This is why God will consider Bonhoeffer a martyr. Because Bonhoeffer committed what he himself considered sin, and was willing to bear the consequences for that sin on behalf of those who needed such an action to be accomplished. He believed this to be the Christ-like re-presentation of the situationally subjective ‘Will of God’ for Him in the now. Hence he was executed as a consequence of doing what he believed to be the ‘Will of God’ for HIM to do as a re-presentation of Christ in that situation. There is no greater definition of a martyr than this; that one should lay down his life to empirically reveal the Love of Christ for his neighbor.

    That said, it must be noted that Bonhoeffer would not assert that every person in his circumstance SHOULD do the same. The ‘Will of God’ for you in any situation, place and time is unique to you and cannot be codified. The ethical actions of a Christian are not based on a static law but on the personal, situationally based, ‘Will of God’ for YOU, in the NOW.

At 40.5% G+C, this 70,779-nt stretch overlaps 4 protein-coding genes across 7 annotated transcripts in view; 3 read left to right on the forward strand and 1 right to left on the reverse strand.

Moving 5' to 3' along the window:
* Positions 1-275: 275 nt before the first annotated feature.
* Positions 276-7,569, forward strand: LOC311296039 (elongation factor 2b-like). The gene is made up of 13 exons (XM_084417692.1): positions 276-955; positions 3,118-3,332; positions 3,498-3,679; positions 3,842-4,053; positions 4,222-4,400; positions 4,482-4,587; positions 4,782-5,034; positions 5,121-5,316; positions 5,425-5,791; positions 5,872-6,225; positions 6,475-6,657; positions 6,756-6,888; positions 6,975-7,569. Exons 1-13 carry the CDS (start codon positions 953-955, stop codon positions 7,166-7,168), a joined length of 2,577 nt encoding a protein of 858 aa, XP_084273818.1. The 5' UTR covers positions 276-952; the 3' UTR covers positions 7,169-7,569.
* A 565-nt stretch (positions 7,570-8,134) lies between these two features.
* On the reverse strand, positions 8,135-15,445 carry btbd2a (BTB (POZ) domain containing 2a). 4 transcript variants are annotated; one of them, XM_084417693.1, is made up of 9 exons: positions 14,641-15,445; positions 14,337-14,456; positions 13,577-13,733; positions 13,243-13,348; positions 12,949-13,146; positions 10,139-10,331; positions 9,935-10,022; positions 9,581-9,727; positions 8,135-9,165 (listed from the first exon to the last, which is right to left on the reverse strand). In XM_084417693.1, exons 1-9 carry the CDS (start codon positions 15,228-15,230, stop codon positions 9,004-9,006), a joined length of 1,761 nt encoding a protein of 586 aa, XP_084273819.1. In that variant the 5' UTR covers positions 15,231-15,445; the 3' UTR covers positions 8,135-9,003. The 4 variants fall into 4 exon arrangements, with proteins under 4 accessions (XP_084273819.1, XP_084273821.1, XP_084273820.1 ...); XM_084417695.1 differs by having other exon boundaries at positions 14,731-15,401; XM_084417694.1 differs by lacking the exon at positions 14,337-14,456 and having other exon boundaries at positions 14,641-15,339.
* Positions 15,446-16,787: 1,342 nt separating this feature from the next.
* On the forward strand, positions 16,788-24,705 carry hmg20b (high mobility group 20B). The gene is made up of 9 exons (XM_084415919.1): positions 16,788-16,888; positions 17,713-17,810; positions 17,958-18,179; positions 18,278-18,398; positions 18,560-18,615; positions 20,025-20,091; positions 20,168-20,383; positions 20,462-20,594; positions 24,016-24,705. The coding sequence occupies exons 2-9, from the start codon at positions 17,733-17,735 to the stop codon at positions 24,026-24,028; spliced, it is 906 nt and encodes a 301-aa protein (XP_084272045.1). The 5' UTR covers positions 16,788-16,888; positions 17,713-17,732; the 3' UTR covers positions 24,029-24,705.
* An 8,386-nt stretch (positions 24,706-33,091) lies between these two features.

3. Michael Morkve

    If you would like a further and more in depth explaination of Bonhoeffer’s ‘Christo-ethics’ I would be happy to send you a paper I recently wrote on the development of Bonhoeffer’s ‘Religionless Christianity’.

    Just email me at

  4. I believe that Bonhoeffer was a devout Christian who was lead by his conscience to do what he did. In my mind he was a martyr.

  5. As I reckon with events, DB died for the sake of justice-righteousness as a Christian in the struggle against evil. The Third Reich generated a boundary condition which required action at the risk of placing oneself under judgment. The Ethics does not condone a “situational” approach to morality or action under normative conditions. That would give too much credence to individual autonomy outside of community. The Nazi regime and specifically Hitler as “der furhrer” had violated the community of both nation and church most esp. via its Aryan ideology. In such an exigent situation, the necessity of action to eradicate evil was called for precisely for the sake of the Other. DB’s participation in the assassination conspiracy was such an action of necessity, and therefore, ultimacy. This placed DB under judgment, pushed outside the law and onto the cross (along with other conspirators) where he became utterly reliant upon Divine mercy.
    For the sake of Christ and the Church, he acted decisively in a way that risked everything that he might preserve the center. His death was then carried out vindictively by the very one (orders by Hitler) who had become a personification of evil against both humanity and the Church. While I recognize both the political and violent character of DB’s actions, at that particular boundary, I count his death as martyrdom for the sake of Christ.

  6. Pingback: The Pacifism of Bonhoeffer | The Bonhoefferian